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Cold, Rain, and Comfort Projects

For those who celebrate, next week brings us the Winter Solstice, Yule, and Christmas, and while the weather outside is frightful, it isn't because of snow. As I'm writing this week's blog post, it is chilly, windy, overcast, and rainy. The perfect weather for staying in to work on some comfort projects.


What makes a comfort project different than any other fiber project we work on? For some people, perhaps not much, but for others, the difference seems to lie in how we feel when we work on them. To understand, we have to really get down into what's going on in our bodies.


When I lived in Tulsa during graduate school, my yoga instructors worked with us on how to really drop down into our bodies and how to become deeply and bodily aware. It isn't as easy as you think. Although we live within our bodies, outside stimuli often cause us to focus our attention elsewhere and outside. Only by turning our attention inward were we able to make space for our selves.


In many ways, that's why fiber work is so enticing and additive for many of us. It gives us a chance to really dig into a sensory experience as we see the myriad of colors in the fiber, feel its texture, hear the rhythm of our working, and even smell that distinct if at times faint fiber scent. While working with fiber allows us to engage multiple senses at once, sometimes we aren't as fully in our bodies as we might need to be.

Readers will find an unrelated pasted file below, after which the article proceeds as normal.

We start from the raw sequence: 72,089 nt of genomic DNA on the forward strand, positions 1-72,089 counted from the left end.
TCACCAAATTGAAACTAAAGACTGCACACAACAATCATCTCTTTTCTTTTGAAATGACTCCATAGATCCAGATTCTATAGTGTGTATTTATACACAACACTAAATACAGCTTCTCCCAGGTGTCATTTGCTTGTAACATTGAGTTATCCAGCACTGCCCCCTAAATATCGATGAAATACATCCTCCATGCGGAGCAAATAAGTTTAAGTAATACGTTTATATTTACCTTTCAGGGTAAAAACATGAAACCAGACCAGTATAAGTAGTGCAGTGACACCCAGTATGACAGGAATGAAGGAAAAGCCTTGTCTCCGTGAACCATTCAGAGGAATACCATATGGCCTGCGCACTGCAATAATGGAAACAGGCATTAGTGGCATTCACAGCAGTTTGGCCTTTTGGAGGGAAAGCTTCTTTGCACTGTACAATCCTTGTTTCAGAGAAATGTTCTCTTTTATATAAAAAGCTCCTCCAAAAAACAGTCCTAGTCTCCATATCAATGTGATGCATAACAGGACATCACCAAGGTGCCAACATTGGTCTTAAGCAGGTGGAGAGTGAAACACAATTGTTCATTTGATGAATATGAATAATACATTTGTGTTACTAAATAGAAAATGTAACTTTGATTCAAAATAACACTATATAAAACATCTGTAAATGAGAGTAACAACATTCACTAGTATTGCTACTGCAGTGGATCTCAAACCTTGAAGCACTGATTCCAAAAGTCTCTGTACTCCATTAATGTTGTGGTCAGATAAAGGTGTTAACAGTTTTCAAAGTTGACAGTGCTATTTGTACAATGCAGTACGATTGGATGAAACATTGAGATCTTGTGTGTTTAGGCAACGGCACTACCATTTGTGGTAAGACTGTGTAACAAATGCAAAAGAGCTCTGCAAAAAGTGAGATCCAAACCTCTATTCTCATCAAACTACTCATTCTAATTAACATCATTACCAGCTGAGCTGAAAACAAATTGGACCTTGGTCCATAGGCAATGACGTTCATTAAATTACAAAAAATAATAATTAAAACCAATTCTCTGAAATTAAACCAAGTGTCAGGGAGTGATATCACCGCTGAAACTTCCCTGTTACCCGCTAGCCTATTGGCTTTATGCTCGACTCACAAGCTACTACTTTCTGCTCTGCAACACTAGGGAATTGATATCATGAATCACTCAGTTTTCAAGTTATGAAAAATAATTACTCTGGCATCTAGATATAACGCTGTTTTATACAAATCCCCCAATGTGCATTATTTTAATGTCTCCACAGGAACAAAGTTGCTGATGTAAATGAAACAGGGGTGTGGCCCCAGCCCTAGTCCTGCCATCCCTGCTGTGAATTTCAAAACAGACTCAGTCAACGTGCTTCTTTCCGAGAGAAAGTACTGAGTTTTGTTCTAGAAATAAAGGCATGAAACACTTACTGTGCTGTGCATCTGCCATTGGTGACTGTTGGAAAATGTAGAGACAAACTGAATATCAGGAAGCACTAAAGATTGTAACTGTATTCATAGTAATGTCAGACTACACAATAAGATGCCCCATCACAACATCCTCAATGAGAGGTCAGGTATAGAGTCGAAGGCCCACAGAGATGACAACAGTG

Which brings me back to comfort projects. The difference between a comfort project and any other fiber project lies in the ways our bodies--perhaps involuntarily or automatically--react to them. Comfort projects allow our shoulders to drop, our hands to not grip so tightly. They allow us to feel our lungs fill and the breath almost move up and down our spines, slightly stretching them with each inhale. Comfort projects don't cause our elbow joints to stiffen or our necks to become sore. They almost encourage our eyelids to droop a little, our jaws to unclench. Our gaze at the pattern softens, and we don't squint so much at those tiny little words. When we put down a comfort project, we can feel so relaxed that we're ready for bed or so rejuvenated that we're ready to tackle that thing on the To Do list we've been putting off.


Comfort projects are different for everyone. For some, it might be a trusty pair of vanilla socks or a quick hat. For others, their comfort project might be intricate lace or Fair Isle colorwork. Whatever your comfort project may be, I hope it brings you a sense of peace and relaxation this week.

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